The testing also picked up a few instances of so-called “prominent discrete tones,” or louder-than-usual discernable noises, which GMP’s permit prohibits. In both the case of the higher-decibel readings and the discrete tones, a GMP spokesperson says the company is evaluating what conditions might have led to the increased noise, with an aim to prevent any spikes in the future.

GMP started its second round of noise testing at Lowell earlier this month. Representatives from the PSB and Vermont's Public Service Department did not immediately return messages to comment on the report or the noise violations. 

“We’re really pleased that the actual sound measurements, except for a couple of very short periods of time, were within the range permitted by the Public Service Board,” says GMP spokesperson Dorothy Schnure. “We’re also really pleased that it is consistent with what we modeled and what we expected.”

That response smarts, according to Annette Smith, the director of Vermonter for a Clean Environment. "Green Mountain Power can spin this all they want, but they violated their [Certificate of Public Good], and they don't offer any solutions," says Smith.

Meanwhile, the Nelsons are using an inexpensive, handheld noise-monitoring unit to track the noise themselves, and say they’ve collected readings greater than 50 decibels outside, and at 45 decibels inside their home. “This is normally a very quiet place, and that’s gone now,” says Shirley Nelson. Schnure counters that less-sophisticated, handheld monitors can’t filter turbine noise from other ambient noise, and can’t necessarily be relied upon to give accurate readings.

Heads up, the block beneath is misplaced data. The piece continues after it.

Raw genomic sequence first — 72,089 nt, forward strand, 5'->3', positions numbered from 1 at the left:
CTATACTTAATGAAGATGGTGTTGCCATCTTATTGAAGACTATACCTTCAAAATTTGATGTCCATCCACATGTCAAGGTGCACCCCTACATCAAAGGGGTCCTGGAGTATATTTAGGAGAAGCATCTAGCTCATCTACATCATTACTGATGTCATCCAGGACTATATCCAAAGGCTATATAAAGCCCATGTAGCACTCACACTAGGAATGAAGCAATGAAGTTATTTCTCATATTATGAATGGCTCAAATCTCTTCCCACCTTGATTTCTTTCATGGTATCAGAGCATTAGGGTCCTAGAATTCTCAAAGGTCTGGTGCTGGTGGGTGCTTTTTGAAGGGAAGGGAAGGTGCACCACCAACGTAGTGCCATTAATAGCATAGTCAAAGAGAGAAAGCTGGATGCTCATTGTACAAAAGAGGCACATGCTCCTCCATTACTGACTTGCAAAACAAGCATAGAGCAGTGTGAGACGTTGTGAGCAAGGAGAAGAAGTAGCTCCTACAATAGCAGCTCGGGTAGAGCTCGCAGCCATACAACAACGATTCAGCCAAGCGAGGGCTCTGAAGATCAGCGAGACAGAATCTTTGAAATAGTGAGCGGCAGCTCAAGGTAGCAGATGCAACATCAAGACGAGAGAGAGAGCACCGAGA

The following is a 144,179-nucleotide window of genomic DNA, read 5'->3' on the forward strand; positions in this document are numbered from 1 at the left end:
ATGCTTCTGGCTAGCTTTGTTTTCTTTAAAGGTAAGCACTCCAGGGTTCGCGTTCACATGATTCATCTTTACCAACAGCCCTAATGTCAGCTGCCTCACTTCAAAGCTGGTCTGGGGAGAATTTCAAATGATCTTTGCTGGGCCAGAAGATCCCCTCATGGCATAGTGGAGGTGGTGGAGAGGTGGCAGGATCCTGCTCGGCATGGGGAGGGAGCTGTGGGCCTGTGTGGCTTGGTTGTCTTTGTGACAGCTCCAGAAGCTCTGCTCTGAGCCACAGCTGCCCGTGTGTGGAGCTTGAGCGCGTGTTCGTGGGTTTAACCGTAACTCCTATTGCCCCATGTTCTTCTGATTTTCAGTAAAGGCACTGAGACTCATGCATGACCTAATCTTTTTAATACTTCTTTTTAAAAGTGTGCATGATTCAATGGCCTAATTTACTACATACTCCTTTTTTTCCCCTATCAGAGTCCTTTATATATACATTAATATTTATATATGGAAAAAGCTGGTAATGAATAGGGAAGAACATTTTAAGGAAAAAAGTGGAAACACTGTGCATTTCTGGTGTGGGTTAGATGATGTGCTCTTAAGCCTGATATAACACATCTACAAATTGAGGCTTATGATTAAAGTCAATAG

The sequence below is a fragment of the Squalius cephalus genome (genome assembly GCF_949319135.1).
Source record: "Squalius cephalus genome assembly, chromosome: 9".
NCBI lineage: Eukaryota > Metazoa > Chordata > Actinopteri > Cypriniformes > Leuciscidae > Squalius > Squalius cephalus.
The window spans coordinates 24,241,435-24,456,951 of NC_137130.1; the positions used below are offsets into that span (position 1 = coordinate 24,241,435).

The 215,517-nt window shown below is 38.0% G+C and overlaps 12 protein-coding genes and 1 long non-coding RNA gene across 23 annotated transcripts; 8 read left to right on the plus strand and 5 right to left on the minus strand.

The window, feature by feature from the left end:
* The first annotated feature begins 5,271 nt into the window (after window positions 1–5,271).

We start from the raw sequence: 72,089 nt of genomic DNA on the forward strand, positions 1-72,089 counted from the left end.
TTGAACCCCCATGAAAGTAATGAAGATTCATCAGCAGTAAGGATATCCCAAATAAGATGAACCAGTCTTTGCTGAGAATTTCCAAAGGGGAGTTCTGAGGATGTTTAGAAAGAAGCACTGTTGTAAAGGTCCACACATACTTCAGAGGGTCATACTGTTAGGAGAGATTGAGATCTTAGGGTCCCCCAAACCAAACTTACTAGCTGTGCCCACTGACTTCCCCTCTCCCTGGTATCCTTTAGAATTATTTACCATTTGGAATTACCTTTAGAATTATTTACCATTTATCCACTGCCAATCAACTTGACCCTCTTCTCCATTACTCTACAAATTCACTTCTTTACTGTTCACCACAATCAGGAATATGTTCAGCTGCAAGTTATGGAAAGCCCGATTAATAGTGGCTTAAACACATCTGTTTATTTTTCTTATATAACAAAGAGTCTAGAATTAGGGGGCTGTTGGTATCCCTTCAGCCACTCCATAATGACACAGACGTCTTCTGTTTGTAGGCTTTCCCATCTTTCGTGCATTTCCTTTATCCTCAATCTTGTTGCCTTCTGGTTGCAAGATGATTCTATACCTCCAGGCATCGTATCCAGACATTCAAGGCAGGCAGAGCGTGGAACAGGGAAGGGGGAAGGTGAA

For her part, Schnure says she’s visited the Lowell project and had to strain to hear the noise of the turbines over the crunch of boots on snow, the hum of fluorescent lights in a nearby garage, or the sound of nearby vehicle traffic. “We will meet the requirements of our permit,” she says. “We will operate this plant so that it does not exceed the 45-decibel limit.”

But even abiding by that standard rankles some opponents of the project. Smith says the 45-decibel level is way too high. "Wind turbine noise is more annoying at a lower decibel level than any other noise," she says. "It's like Chinese water torture. ... We have created an intolerable situation for the neighbors, and then we have Green Mountain Power saying, 'Oh, look. We almost made the standards.'"

Seven families have contacted GMP to complain about noise from the Lowell project. Meanwhile, as of the end of January, the Public Service Department had heard from 10 consumers with various complaints about the Lowell project, and also received a petition in November signed by 33 nearby residents complaining about noise. DPS has fielded complaints from two consumers living near the Georgia Mountain Wind project in Chittenden County, and two with noise concerns about the First Wind development in Sheffield. Comments to DPS have included complaints about noise, aesthetics, the flicker caused by the shadows of turbine blades as they spin, and various health effects that consumers attribute to the turbines, including: headaches, loss or lack of sleep, ringing in the ears, high blood pressure, anxiety, nausea, motion sickness, pressure around the head and face, exhaustion, depression and rage.